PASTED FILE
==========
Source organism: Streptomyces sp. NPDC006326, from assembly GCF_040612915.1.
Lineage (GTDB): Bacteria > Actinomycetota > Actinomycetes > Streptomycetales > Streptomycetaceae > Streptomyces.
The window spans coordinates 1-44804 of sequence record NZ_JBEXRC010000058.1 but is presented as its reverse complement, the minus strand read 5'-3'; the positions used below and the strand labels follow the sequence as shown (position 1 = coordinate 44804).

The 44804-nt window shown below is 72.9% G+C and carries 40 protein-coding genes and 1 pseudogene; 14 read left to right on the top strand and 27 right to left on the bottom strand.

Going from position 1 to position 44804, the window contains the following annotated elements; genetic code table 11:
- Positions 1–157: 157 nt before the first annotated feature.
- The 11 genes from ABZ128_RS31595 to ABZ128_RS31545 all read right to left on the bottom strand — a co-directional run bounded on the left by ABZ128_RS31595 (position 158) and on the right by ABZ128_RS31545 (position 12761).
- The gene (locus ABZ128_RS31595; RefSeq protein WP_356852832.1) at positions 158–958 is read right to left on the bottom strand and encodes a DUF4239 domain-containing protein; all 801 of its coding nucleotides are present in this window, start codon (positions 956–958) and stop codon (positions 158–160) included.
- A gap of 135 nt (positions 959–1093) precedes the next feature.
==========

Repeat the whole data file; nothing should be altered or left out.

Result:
Source organism: Streptomyces sp. NPDC006326, from assembly GCF_040612915.1.
Lineage (GTDB): Bacteria > Actinomycetota > Actinomycetes > Streptomycetales > Streptomycetaceae > Streptomyces.
The window spans coordinates 1-44804 of sequence record NZ_JBEXRC010000058.1 but is presented as its reverse complement, the minus strand read 5'-3'; the positions used below and the strand labels follow the sequence as shown (position 1 = coordinate 44804).

The 44804-nt window shown below is 72.9% G+C and carries 40 protein-coding genes and 1 pseudogene; 14 read left to right on the top strand and 27 right to left on the bottom strand.

Going from position 1 to position 44804, the window contains the following annotated elements; genetic code table 11:
- Positions 1–157: 157 nt before the first annotated feature.
- The 11 genes from ABZ128_RS31595 to ABZ128_RS31545 all read right to left on the bottom strand — a co-directional run bounded on the left by ABZ128_RS31595 (position 158) and on the right by ABZ128_RS31545 (position 12761).
- The gene (locus ABZ128_RS31595; RefSeq protein WP_356852832.1) at positions 158–958 is read right to left on the bottom strand and encodes a DUF4239 domain-containing protein; all 801 of its coding nucleotides are present in this window, start codon (positions 956–958) and stop codon (positions 158–160) included.
- A gap of 135 nt (positions 959–1093) precedes the next feature.